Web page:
A senior at Marjory Stoneman Douglas High School weeps in front of a cross and Star of David for shooting victim Meadow Pollack while a fellow classmate consoles her at a memorial by the school in Parkland, Florida, U.S.
Outgoing Chilean President Michelle Bachelet’s visit to Cuba last week was a disgrace to her legacy as a democratic leader.
One of Venezuela’s most prominent intellectuals, Harvard economics professor Ricardo Hausmann, has just published an article that is raising eyebrows across the hemisphere: He is calling for a military intervention by the United States and other countries as the only way to end Venezuela’s humanitarian crisis.
I thought that Venezuela’s economic crisis was so acute — with a 12 percent economic contraction in 2017, a 700 percent inflation rate and widespread shortages of food and medicines — that it could hardly get worse.
At a time when the United States should be going out of its way to stop a dangerous regression toward dictatorships in Latin America, the Trump administration — which to its credit has denounced the power grabs by the leftist leaders of Venezuela, Bolivia and Nicaragua — should be equally critical of the slide into authoritarian rule by the conservative president of Honduras.
As Venezuela’s financially strangled dictatorship and the opposition prepare for a possible new round of talks Dec.
There’s a good reason that Venezuela and several other Latin American countries rank very high in world corruption rankings: These nations have so much red tape that people grow up knowing that they have to grease a lot of palms to get almost anything done.
This may come as a surprise, but support for the free market is reaching record highs in Latin America.
In the aftermath of Venezuela’s fraudulent Oct. 15 regional elections, the conventional wisdom is that President Nicolas Maduro has closed all avenues to an electoral solution to the country’s crisis, and that Venezuela will become a new Cuba.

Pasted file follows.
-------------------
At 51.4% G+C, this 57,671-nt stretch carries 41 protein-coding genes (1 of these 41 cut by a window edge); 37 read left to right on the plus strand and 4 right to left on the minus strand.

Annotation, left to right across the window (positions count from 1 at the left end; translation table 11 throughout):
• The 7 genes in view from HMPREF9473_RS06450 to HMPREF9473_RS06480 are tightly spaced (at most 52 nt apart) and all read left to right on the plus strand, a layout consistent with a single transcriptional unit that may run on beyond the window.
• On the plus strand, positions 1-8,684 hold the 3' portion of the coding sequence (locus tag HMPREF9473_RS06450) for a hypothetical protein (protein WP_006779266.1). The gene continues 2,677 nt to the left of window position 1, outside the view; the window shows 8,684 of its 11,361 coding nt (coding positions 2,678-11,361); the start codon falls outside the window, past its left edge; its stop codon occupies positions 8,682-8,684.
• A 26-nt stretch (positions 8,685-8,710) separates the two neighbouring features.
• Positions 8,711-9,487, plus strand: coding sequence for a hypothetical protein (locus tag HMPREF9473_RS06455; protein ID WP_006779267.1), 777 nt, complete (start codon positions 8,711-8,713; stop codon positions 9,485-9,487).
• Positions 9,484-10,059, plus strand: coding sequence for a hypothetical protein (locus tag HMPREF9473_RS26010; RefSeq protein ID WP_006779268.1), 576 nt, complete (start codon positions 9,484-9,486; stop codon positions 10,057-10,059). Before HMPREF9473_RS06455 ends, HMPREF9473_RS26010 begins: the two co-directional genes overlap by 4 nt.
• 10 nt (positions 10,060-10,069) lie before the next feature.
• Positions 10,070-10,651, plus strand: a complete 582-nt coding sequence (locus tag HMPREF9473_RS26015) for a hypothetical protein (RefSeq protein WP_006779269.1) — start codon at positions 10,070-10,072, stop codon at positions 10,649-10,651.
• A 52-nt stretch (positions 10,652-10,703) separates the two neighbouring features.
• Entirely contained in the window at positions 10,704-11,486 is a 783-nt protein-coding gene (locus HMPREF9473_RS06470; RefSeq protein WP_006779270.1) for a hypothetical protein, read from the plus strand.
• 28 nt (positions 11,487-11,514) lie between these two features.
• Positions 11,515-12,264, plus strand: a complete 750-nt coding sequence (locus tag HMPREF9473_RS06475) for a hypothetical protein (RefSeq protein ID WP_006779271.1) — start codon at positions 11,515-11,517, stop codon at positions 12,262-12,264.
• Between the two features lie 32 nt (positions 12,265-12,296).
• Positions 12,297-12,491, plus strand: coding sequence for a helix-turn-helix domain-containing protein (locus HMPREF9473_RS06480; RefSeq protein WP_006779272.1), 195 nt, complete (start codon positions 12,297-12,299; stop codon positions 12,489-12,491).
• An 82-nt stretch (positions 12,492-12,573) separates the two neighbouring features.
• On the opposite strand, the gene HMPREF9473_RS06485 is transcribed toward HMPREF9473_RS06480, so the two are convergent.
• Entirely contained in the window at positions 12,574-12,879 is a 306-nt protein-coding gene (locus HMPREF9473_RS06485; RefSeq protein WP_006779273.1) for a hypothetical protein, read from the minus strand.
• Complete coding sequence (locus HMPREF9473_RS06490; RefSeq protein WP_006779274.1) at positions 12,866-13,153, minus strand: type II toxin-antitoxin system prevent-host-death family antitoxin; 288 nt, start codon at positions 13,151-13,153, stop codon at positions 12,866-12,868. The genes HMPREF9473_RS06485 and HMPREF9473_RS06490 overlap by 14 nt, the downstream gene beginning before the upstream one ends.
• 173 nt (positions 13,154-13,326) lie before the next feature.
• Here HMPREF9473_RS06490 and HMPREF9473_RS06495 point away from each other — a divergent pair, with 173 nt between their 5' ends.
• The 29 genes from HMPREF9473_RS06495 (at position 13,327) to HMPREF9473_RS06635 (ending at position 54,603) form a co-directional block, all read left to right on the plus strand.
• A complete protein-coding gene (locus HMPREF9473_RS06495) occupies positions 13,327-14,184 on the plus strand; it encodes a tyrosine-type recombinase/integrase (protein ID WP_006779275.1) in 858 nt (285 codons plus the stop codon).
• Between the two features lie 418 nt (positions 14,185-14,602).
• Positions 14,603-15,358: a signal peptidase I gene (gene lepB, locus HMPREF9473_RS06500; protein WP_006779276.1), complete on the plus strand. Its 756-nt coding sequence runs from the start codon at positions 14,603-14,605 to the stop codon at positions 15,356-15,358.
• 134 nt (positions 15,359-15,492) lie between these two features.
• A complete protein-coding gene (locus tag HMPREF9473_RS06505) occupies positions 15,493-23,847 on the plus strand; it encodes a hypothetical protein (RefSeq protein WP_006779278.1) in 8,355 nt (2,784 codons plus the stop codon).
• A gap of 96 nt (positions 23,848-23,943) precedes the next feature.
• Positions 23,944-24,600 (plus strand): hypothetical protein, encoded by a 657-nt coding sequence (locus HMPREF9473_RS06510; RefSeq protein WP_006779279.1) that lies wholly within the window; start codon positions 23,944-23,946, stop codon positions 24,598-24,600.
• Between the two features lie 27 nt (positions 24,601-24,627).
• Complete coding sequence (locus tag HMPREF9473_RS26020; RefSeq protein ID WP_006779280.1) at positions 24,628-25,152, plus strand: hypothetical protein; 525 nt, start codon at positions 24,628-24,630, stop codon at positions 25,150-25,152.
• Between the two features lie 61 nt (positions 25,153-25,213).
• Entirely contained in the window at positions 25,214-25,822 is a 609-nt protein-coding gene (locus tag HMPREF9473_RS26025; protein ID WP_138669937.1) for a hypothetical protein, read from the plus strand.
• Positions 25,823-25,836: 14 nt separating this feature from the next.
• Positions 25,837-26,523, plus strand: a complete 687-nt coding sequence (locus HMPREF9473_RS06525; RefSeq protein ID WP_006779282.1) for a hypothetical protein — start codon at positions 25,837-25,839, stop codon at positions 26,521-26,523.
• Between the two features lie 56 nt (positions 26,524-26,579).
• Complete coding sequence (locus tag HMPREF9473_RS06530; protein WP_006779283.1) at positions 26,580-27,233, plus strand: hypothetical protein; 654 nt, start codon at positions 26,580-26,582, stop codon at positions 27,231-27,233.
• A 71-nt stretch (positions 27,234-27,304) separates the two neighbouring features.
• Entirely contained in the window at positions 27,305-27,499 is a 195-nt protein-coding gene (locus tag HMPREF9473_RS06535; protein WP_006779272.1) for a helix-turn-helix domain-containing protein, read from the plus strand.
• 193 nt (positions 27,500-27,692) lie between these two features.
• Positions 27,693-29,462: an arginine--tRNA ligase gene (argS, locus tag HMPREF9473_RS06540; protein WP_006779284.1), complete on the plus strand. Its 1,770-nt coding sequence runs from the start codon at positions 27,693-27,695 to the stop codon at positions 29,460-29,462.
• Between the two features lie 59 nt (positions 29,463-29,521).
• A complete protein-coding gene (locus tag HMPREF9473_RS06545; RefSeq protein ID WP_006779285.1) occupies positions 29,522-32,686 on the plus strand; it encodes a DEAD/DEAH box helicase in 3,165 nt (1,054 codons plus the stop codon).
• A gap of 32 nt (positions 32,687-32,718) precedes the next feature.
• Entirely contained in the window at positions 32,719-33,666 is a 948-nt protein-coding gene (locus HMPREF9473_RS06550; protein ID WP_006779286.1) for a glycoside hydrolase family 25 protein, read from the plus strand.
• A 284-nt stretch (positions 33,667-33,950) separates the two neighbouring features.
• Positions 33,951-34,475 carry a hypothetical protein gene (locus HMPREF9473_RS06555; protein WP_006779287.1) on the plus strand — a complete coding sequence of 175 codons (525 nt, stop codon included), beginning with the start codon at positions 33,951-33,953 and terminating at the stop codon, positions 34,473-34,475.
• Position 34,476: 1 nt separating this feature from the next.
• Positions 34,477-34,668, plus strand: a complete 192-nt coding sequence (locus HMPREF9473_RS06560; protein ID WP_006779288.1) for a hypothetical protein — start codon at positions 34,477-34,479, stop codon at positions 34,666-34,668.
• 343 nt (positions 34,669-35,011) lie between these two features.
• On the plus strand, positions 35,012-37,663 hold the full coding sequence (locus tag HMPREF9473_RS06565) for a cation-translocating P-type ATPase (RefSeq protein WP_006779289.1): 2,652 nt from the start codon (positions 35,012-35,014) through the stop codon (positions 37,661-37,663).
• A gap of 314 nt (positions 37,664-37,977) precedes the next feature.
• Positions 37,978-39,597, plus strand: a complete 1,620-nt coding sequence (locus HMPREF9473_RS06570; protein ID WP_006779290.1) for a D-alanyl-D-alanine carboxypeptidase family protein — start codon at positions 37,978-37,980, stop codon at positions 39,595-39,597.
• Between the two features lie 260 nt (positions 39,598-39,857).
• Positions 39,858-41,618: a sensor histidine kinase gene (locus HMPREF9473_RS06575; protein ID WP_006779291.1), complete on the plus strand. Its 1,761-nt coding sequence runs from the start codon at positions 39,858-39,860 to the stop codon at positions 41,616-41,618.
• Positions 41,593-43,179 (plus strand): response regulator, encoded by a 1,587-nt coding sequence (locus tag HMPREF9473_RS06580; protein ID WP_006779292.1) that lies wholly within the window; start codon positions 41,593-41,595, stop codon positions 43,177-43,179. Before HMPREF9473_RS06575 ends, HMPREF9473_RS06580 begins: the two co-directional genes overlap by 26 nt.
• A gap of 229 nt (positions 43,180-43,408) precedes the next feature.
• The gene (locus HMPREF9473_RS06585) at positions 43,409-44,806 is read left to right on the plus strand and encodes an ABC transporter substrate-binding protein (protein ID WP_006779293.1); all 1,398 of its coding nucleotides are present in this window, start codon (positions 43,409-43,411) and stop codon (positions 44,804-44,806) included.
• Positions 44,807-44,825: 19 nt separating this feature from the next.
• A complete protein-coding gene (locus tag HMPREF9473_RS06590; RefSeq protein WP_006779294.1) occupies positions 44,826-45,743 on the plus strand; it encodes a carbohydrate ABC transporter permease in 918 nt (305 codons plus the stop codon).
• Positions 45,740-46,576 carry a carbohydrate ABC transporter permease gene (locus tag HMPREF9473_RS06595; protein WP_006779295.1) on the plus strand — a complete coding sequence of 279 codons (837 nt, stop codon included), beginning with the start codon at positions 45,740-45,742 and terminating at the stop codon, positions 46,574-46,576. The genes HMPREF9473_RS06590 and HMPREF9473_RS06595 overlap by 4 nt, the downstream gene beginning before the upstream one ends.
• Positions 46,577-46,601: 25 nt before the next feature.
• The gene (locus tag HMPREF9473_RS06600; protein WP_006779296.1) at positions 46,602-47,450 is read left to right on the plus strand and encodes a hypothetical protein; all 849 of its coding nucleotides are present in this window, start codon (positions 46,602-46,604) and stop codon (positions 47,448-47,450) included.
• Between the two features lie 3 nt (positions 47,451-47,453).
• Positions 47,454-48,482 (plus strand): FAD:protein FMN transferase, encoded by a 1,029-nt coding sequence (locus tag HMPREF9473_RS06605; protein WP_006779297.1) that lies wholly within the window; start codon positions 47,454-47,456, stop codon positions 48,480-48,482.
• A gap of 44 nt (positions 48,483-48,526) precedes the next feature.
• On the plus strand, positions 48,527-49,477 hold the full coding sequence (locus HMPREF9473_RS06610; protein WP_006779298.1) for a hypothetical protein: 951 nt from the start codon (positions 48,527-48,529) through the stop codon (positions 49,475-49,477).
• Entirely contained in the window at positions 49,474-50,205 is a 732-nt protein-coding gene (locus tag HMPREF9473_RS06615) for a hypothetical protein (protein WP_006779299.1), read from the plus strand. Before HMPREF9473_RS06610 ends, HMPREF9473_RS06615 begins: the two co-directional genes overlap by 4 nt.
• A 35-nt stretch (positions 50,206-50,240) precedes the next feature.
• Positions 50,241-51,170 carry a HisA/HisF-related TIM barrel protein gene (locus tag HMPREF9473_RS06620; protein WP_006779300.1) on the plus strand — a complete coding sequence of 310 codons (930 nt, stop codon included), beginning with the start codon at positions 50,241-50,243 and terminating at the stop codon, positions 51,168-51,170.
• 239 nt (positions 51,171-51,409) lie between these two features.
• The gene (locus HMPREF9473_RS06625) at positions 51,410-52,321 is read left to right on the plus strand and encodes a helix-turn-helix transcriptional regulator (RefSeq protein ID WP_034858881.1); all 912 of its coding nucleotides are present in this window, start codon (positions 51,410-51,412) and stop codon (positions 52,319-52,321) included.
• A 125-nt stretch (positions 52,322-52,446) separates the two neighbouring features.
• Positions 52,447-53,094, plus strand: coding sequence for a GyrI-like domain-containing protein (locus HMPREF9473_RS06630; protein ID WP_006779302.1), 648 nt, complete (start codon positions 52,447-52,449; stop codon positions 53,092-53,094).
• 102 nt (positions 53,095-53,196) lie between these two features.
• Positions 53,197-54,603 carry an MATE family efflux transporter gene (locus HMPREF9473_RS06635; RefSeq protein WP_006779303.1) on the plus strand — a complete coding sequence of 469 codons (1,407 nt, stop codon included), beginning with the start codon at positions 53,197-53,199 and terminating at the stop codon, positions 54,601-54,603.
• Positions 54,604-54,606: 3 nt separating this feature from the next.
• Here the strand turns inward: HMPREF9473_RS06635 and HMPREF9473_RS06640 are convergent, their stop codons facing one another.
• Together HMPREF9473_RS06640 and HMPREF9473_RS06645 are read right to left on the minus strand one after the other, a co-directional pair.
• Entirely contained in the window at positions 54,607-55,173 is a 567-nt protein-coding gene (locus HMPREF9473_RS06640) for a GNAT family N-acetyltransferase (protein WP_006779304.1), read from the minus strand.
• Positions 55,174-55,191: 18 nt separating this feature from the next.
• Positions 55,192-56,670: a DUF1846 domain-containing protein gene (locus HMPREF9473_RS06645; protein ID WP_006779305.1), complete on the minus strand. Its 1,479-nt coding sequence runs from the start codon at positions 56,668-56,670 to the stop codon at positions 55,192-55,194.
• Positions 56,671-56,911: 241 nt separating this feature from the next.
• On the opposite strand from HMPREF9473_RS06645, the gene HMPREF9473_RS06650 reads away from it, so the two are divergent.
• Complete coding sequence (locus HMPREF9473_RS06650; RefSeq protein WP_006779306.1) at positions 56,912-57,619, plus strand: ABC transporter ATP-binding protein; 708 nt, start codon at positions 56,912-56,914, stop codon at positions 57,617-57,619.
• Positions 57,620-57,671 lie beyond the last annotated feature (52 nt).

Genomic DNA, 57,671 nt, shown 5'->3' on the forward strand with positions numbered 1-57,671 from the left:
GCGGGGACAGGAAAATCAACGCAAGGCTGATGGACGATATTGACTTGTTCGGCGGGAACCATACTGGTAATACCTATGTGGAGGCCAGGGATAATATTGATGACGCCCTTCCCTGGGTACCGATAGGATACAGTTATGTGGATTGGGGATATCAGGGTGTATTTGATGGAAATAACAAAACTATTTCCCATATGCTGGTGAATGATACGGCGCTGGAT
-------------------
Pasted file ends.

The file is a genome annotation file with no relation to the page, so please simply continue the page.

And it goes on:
While many of us were trying to absorb the news of the Las Vegas massacre and President Trump’s bungled response to Hurricane Maria in Puerto Rico, a growing political scandal in South America went almost unnoticed in the media: Bolivia’s populist President Evo Morales is making an illegal bid to run for a fourth term in office.
Here’s a fact that few people are taking into account when talking about the Venezuelan crisis or Latin America in general: the region’s biggest countries will have elections over the next 12 months, which could change the hemisphere’s political map.
Facing escalating international sanctions, Venezuela’s autocrat Nicolas Maduro is offering a new “dialogue” with the opposition and national elections at the end of 2018.
In the aftermath of Hurricane Irma, I have received emails from friends and relatives all over the world asking whether this city will drown under the sea or be blown away by hurricanes over the next few decades.
As a Miami Beach resident who is writing this surrounded by sand bags in preparation for Hurricane Irma, only a week after Hurricane Harvey ravaged Texas, I have an urgent question for President Donald Trump and his fellow climate change deniers: how many natural disasters will it take for you to listen to the world’s most prestigious scientists?
Here’s the worst thing that Pope Francis could do during his Sept. 6-10 visit to Colombia: make another worthless call for peace and reconciliation in neighbouring Venezuela.
The U.S. State Department’s new travel advisory warning Americans about the risks of traveling to Cancun and Los Cabos should not be taken too seriously.
LIMA, Peru — If you talk with Latin American presidents and top diplomats — as I did in recent days — you will conclude that President Donald Trump’s recent remark that he may consider a U.S.
BUENOS AIRES – President Mauricio Macri says he is convinced that the disastrous populist governments that have ruined Argentina time and again are a thing of the past.